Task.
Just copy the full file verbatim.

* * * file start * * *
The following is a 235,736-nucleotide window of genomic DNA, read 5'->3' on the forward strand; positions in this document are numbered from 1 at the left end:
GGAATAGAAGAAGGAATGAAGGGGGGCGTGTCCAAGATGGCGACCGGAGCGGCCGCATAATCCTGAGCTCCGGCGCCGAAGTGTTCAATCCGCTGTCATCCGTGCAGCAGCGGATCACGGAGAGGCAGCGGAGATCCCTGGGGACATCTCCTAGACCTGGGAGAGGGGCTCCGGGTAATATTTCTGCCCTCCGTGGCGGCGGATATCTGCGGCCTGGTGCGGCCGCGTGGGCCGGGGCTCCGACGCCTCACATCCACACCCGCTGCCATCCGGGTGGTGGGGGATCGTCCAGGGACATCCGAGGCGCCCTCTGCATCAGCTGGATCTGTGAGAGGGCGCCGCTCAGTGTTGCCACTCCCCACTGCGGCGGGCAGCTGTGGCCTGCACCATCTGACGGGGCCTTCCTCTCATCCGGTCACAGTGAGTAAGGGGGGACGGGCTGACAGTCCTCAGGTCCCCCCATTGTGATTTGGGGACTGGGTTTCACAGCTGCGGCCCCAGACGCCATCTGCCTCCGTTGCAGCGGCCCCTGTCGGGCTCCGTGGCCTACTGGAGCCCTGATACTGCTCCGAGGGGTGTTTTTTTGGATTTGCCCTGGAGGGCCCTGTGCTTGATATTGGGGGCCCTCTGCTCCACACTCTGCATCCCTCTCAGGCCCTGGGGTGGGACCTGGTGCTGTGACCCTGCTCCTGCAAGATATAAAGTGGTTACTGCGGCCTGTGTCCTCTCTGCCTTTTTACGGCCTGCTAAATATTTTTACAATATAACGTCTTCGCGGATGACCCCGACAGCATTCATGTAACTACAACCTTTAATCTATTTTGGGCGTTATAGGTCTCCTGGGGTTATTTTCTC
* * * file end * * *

The following is a 235,736-nucleotide window of genomic DNA, read 5'->3' on the forward strand; positions in this document are numbered from 1 at the left end:
GGAATAGAAGAAGGAATGAAGGGGGGCGTGTCCAAGATGGCGACCGGAGCGGCCGCATAATCCTGAGCTCCGGCGCCGAAGTGTTCAATCCGCTGTCATCCGTGCAGCAGCGGATCACGGAGAGGCAGCGGAGATCCCTGGGGACATCTCCTAGACCTGGGAGAGGGGCTCCGGGTAATATTTCTGCCCTCCGTGGCGGCGGATATCTGCGGCCTGGTGCGGCCGCGTGGGCCGGGGCTCCGACGCCTCACATCCACACCCGCTGCCATCCGGGTGGTGGGGGATCGTCCAGGGACATCCGAGGCGCCCTCTGCATCAGCTGGATCTGTGAGAGGGCGCCGCTCAGTGTTGCCACTCCCCACTGCGGCGGGCAGCTGTGGCCTGCACCATCTGACGGGGCCTTCCTCTCATCCGGTCACAGTGAGTAAGGGGGGACGGGCTGACAGTCCTCAGGTCCCCCCATTGTGATTTGGGGACTGGGTTTCACAGCTGCGGCCCCAGACGCCATCTGCCTCCGTTGCAGCGGCCCCTGTCGGGCTCCGTGGCCTACTGGAGCCCTGATACTGCTCCGAGGGGTGTTTTTTTGGATTTGCCCTGGAGGGCCCTGTGCTTGATATTGGGGGCCCTCTGCTCCACACTCTGCATCCCTCTCAGGCCCTGGGGTGGGACCTGGTGCTGTGACCCTGCTCCTGCAAGATATAAAGTGGTTACTGCGGCCTGTGTCCTCTCTGCCTTTTTACGGCCTGCTAAATATTTTTACAATATAACGTCTTCGCGGATGACCCCGACAGCATTCATGTAACTACAACCTTTAATCTATTTTGGGCGTTATAGGTCTCCTGGGGTTATTTTCTC